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Bipartisan Pair Seeks Tax Credit to Spur Worker 'Wellness' Programs

By Michael Teitelbaum, CQ Staff

July 9, 2007 – Sens. Tom Harkin, D-Iowa, and Gordon H. Smith, R-Ore., introduced legislation Monday that would provide a tax credit to businesses that offer comprehensive wellness programs to their employees.

The programs would be part of insurance plans available to employees on a yearly basis. The bill would provide a tax incentive of up to $200 per employee for the first 200 employees enrolled and $100 for every employee thereafter.

Harkin, chairman of the Labor-Health-Education Appropriations Subcommittee, and Smith, a member of the tax-writing Finance Committee, said the bill's cost has not been calculated yet. However, Harkin said that typically there is $3 to $4 in health care savings for every dollar spent on wellness and prevention programs over a year to 18 months. Harkin said that he hopes to attach the proposal to tax legislation that is likely to move in the fall.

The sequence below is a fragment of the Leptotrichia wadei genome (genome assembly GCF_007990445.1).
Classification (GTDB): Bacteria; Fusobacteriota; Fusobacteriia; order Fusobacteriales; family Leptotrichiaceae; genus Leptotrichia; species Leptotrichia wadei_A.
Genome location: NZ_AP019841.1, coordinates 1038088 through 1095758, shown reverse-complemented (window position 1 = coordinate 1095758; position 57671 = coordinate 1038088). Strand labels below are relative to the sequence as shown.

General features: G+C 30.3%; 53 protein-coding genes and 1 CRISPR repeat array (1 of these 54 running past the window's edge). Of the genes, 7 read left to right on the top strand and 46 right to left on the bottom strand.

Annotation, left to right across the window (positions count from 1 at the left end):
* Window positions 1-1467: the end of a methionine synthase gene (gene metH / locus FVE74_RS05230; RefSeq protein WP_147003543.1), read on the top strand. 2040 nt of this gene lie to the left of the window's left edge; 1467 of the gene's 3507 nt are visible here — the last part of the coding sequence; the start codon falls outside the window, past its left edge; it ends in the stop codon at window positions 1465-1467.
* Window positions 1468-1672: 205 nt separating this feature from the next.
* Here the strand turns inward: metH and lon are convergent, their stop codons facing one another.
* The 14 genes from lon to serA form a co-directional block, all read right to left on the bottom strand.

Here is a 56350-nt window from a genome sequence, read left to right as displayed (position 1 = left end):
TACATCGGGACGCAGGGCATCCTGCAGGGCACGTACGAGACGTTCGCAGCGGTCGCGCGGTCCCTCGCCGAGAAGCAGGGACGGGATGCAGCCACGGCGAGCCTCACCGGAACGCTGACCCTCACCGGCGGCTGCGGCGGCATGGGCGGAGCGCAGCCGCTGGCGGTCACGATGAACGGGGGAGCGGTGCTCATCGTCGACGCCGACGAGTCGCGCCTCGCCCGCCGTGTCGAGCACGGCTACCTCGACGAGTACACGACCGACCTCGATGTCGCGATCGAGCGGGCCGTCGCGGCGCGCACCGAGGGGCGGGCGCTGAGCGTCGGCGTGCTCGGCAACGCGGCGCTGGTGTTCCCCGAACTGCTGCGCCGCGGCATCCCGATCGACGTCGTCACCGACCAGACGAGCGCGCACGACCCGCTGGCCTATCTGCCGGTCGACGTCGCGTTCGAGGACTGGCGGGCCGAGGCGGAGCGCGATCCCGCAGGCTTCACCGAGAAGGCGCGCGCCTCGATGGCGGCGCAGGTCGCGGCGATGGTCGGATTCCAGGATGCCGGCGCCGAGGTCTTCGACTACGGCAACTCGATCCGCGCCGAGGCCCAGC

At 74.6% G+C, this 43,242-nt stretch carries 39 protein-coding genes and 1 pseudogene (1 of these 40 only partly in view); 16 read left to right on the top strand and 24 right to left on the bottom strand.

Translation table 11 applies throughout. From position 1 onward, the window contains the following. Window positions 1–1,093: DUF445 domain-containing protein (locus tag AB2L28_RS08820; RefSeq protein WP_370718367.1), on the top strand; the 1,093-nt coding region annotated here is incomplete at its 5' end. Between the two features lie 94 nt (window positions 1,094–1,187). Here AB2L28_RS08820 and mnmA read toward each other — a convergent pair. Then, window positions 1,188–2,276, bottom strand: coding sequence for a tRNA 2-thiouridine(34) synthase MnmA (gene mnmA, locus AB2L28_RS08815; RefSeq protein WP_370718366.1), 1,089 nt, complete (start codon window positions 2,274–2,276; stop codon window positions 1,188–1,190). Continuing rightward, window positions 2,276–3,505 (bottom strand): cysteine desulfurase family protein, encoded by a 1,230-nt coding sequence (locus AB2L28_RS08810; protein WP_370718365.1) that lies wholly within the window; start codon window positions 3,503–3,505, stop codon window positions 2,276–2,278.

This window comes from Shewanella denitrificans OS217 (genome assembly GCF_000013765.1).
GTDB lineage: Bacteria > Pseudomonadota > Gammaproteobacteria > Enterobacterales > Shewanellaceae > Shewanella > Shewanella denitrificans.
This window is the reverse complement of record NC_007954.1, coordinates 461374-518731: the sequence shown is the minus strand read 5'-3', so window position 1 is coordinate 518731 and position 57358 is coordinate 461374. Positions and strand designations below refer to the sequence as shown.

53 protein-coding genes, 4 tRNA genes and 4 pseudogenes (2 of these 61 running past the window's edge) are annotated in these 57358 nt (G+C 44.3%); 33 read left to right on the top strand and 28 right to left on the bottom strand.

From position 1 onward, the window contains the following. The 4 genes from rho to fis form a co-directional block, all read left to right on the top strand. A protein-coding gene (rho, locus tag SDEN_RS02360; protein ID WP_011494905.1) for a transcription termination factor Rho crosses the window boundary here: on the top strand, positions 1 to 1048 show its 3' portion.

To qualify for the credit, companies would be required to have three of four components in their wellness programs: health education and risk assessments; behavioral change programs that include counseling, seminars or online courses in such topics as nutrition or smoking cessation; incentives to encourage employee participation, such as health insurance premium reductions to participating employees; and a workforce engagement committee to create a wellness program within the company. Businesses could receive the tax credit for 10 years for creating new wellness programs.

Harkin said that while employers are major providers of health insurance benefits, they have not been at the forefront when it comes to wellness programs.

Supporters of the bill include the American Medical Association, U.S. Chamber of Commerce and various public health organizations such as the American Lung Association and American Cancer Society.

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